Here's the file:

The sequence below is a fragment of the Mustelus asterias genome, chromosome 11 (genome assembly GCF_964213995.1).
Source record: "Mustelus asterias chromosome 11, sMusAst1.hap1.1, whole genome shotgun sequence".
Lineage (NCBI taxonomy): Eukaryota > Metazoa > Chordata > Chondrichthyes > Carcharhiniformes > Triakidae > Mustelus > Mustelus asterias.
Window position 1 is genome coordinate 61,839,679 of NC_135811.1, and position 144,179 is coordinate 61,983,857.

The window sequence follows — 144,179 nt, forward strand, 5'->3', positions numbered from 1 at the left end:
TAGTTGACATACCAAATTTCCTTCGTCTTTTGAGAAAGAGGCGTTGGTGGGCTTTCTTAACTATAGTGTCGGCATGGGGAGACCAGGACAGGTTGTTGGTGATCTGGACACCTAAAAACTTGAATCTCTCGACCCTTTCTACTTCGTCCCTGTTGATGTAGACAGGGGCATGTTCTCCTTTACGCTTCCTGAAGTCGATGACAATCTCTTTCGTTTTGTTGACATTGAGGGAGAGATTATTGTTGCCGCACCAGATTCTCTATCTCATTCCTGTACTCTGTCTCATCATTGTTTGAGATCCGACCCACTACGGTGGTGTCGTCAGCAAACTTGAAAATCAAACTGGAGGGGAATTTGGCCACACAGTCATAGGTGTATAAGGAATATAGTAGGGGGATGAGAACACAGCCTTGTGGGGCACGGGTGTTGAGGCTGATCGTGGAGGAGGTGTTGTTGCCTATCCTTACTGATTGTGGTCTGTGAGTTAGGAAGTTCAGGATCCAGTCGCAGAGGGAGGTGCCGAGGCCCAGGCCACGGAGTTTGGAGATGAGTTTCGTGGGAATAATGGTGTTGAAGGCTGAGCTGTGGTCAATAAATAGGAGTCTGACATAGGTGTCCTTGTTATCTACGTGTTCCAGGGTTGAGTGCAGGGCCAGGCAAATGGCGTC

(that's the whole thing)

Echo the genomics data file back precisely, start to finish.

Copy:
The sequence below is a fragment of the Mustelus asterias genome, chromosome 11 (genome assembly GCF_964213995.1).
Source record: "Mustelus asterias chromosome 11, sMusAst1.hap1.1, whole genome shotgun sequence".
Lineage (NCBI taxonomy): Eukaryota > Metazoa > Chordata > Chondrichthyes > Carcharhiniformes > Triakidae > Mustelus > Mustelus asterias.
Window position 1 is genome coordinate 61,839,679 of NC_135811.1, and position 144,179 is coordinate 61,983,857.

The window sequence follows — 144,179 nt, forward strand, 5'->3', positions numbered from 1 at the left end:
TAGTTGACATACCAAATTTCCTTCGTCTTTTGAGAAAGAGGCGTTGGTGGGCTTTCTTAACTATAGTGTCGGCATGGGGAGACCAGGACAGGTTGTTGGTGATCTGGACACCTAAAAACTTGAATCTCTCGACCCTTTCTACTTCGTCCCTGTTGATGTAGACAGGGGCATGTTCTCCTTTACGCTTCCTGAAGTCGATGACAATCTCTTTCGTTTTGTTGACATTGAGGGAGAGATTATTGTTGCCGCACCAGATTCTCTATCTCATTCCTGTACTCTGTCTCATCATTGTTTGAGATCCGACCCACTACGGTGGTGTCGTCAGCAAACTTGAAAATCAAACTGGAGGGGAATTTGGCCACACAGTCATAGGTGTATAAGGAATATAGTAGGGGGATGAGAACACAGCCTTGTGGGGCACGGGTGTTGAGGCTGATCGTGGAGGAGGTGTTGTTGCCTATCCTTACTGATTGTGGTCTGTGAGTTAGGAAGTTCAGGATCCAGTCGCAGAGGGAGGTGCCGAGGCCCAGGCCACGGAGTTTGGAGATGAGTTTCGTGGGAATAATGGTGTTGAAGGCTGAGCTGTGGTCAATAAATAGGAGTCTGACATAGGTGTCCTTGTTATCTACGTGTTCCAGGGTTGAGTGCAGGGCCAGGCAAATGGCGTC